 Weaknesses: possible exclusion of the poor;
negative economic impact on payroll contributions;
complex and expensive to manage; escalating costs;
poor coverage of chronic diseases and preventive
Voluntary (private) health insurance
Characteristics: affiliation is voluntary; it plays as the
primary or additional source of healthcare funding; it
may be the main source of health coverage, or
duplicate health benefits or cover services not
included by the public service
Strengths: affords financial protection; enhances
access to health services; increases service capacity
and promotes innovation; helps finance health care
services not covered publicly (OECD, 2004)
Voluntary (private) health insurance
Weaknesses: financial barriers to access; differential
access to health care; not served to quality
improvement; increased total health expenditure;
high administrative costs; removed very little cost
pressure from public health financing
Community-based health insurance
Characteristics: community membership; high
community involvement in managing the system;
beneficiaries are excluded from other kinds of health
coverage; members share a set of social values
(voluntary affiliation, participation and solidarity)
Strengths: better access to healthcare for lowincome people; complete or fill the gaps of other
health financing schemes
Weaknesses: limited protection for members;
sustainability is questionable; limited benefits to the
poorer part of the population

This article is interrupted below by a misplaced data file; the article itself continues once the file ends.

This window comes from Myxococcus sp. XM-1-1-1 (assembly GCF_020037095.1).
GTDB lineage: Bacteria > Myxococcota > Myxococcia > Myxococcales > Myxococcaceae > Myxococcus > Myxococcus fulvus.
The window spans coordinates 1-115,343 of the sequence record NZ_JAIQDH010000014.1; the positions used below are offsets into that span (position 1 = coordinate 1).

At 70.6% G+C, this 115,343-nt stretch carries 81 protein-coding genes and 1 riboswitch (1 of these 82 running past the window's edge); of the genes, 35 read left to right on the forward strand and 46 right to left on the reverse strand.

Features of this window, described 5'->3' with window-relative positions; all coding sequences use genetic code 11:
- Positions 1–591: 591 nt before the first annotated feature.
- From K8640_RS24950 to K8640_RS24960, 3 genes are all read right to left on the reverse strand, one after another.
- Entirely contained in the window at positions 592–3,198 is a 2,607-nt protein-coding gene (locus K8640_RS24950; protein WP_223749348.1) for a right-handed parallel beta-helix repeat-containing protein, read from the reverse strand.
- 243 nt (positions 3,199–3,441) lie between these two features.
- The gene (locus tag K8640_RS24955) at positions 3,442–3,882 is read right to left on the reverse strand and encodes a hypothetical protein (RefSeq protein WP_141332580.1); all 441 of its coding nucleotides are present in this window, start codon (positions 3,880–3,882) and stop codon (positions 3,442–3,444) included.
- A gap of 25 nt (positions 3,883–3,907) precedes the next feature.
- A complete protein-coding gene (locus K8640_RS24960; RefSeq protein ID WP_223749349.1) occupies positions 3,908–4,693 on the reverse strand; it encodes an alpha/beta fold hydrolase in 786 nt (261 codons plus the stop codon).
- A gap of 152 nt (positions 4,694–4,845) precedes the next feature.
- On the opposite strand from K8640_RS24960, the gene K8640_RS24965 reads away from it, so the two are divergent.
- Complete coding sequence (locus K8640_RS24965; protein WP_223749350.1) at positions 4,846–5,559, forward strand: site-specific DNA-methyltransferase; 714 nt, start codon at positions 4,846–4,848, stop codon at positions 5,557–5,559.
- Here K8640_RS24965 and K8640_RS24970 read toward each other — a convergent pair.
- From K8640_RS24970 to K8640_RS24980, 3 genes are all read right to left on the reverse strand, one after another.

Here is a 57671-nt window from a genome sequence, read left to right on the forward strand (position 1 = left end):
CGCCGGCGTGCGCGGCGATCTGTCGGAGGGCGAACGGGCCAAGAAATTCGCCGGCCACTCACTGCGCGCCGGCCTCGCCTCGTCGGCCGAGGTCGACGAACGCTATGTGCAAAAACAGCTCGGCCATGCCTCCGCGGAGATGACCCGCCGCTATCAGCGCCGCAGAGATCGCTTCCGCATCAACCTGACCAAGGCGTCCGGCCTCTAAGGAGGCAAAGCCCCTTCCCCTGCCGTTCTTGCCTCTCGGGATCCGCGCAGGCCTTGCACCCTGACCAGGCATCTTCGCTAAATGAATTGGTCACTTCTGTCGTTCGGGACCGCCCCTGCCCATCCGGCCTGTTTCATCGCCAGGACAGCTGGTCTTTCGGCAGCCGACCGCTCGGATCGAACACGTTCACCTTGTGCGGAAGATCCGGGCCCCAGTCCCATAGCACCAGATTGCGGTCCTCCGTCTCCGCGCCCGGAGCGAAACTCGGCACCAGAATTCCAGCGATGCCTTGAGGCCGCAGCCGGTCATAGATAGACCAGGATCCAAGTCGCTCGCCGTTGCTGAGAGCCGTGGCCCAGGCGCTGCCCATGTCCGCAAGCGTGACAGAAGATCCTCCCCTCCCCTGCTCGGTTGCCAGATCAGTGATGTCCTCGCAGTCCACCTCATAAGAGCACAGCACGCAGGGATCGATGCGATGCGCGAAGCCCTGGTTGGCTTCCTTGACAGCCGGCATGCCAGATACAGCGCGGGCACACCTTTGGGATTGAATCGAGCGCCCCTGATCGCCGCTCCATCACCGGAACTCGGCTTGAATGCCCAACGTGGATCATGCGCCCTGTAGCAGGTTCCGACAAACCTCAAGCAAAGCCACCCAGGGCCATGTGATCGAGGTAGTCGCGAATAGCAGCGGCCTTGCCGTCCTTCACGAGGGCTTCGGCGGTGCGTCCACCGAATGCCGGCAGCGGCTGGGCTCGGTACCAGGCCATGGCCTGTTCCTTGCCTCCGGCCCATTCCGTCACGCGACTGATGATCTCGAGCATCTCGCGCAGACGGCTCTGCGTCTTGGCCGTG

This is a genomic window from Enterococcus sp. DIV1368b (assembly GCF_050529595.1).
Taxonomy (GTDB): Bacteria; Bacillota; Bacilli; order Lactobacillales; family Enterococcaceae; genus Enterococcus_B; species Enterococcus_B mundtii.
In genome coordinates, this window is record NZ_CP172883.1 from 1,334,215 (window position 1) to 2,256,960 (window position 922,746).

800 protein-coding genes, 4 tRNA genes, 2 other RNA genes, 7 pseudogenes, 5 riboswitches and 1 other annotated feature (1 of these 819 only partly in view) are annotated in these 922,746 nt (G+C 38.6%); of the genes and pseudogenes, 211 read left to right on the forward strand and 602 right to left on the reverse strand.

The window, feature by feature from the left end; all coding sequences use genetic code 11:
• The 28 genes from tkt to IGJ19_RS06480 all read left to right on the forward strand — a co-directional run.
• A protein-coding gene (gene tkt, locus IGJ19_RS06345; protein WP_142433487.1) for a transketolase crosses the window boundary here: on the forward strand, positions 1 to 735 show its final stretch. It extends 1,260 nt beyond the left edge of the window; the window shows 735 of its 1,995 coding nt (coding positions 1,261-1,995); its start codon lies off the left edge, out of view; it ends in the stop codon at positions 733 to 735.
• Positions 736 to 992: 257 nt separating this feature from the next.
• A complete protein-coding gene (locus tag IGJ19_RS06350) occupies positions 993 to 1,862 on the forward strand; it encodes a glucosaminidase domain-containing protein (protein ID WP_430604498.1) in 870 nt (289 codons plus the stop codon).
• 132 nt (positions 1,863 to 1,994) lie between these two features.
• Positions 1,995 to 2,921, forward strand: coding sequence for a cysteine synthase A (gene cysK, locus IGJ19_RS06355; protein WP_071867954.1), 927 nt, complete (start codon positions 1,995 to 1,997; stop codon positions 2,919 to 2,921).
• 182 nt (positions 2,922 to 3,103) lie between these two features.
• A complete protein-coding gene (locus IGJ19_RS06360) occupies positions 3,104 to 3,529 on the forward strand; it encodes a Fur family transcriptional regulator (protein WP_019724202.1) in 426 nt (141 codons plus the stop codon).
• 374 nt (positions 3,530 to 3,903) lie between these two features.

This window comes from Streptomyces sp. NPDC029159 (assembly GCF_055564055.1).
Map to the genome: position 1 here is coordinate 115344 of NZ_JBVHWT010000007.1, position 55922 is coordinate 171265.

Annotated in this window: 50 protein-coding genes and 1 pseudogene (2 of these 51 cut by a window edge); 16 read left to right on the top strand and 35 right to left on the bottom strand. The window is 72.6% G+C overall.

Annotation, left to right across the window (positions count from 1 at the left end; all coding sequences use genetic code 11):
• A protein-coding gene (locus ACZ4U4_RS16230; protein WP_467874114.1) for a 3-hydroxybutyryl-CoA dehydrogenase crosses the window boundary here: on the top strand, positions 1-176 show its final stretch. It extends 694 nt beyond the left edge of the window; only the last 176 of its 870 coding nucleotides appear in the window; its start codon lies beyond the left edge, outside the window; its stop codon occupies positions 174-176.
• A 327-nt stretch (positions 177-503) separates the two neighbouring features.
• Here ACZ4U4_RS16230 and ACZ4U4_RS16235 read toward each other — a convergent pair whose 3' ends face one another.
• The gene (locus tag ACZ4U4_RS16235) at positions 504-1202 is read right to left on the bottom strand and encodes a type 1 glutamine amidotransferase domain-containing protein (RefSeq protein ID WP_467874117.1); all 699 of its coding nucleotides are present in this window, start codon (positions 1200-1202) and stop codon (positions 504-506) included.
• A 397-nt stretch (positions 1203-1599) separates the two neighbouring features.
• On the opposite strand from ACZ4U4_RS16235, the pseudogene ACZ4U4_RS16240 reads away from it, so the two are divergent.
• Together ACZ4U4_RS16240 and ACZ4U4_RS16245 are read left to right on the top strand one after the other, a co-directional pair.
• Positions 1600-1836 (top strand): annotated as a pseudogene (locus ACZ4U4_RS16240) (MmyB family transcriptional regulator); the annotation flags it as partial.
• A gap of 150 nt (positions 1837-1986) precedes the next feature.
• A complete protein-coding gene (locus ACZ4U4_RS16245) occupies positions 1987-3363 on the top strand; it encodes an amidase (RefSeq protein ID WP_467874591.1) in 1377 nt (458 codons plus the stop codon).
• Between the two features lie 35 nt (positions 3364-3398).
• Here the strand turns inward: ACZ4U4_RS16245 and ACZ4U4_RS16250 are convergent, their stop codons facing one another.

Aspects of the healthcare market to be
Consumer moral hazard
– A zero (or reduced) price at the point of use
encourages a higher rate of use than would otherwise
be considered efficient
Adverse selection
– The process whereby the ‘best risk’ individuals are
selected out of a general insurance pool
Provider moral hazard (SID)
– Incentives on suppliers (e.g. physicians) to provide
care in excess of (or short of) that which would be
arrived at by trading with fully informed consumers
Some topics of interest
Financing mechanisms in high-income countries
Source: OECD 2004
Private Health Insurance in OECD countries
What we have done in this lecture…
Defined Health care & Healthcare systems
Depicted the different health systems with examples
from around the world
Considered ways of revenue collection, risk pooling,
purchasing and paying providers
Discussed Methods of raising finances for healthcare
systems (no pure mechanism)
All health systems characterised by public / private
Different methods of risk pooling, purchasing
services, paying providers – not devoid of problems
Broadly 3 alternative financing approaches (No pure
Donaldson C, Gerard K. 1989. Countering Moral Hazard in Public and
Private Health-Care Systems – A review of Recent Evidence J Soc
Policy. 18(2):235-51
Donaldson C, Gerard K. 2004. Economics of Health Care Financing
(2nd edition). Palgrave, (Chapters 4 and 5)
Gottret P, Shieber G. 2006. Health Financing Revisited, A Practitioner’s
Guide. The World Bank
Keen J, Light D, Mays A. 2001. Public-Private Relations in Health Care.
King’s Fund
Maynard A (ed). 2005. The Public-Private Mix for Health. The Nuffield
Morris S, Devlin N, Parkin D. 2007. Economic analysis in health care.
Chichester: John Wiley & Sons
OECD 2004, Health Data, 3rd Edition. Paris
The World Bank. 2006. Health Financing Revisited, A Practitioner’s
Schieber, G. Maeda, A. 1997. “A Curmudgeon’s Guide to Financing
Health in Developing Countries”. In Schieber, ed. Innovations in Health
Care Financing. Discussion Paper 365, The World Bank, Washington

How healthcare is funded internationally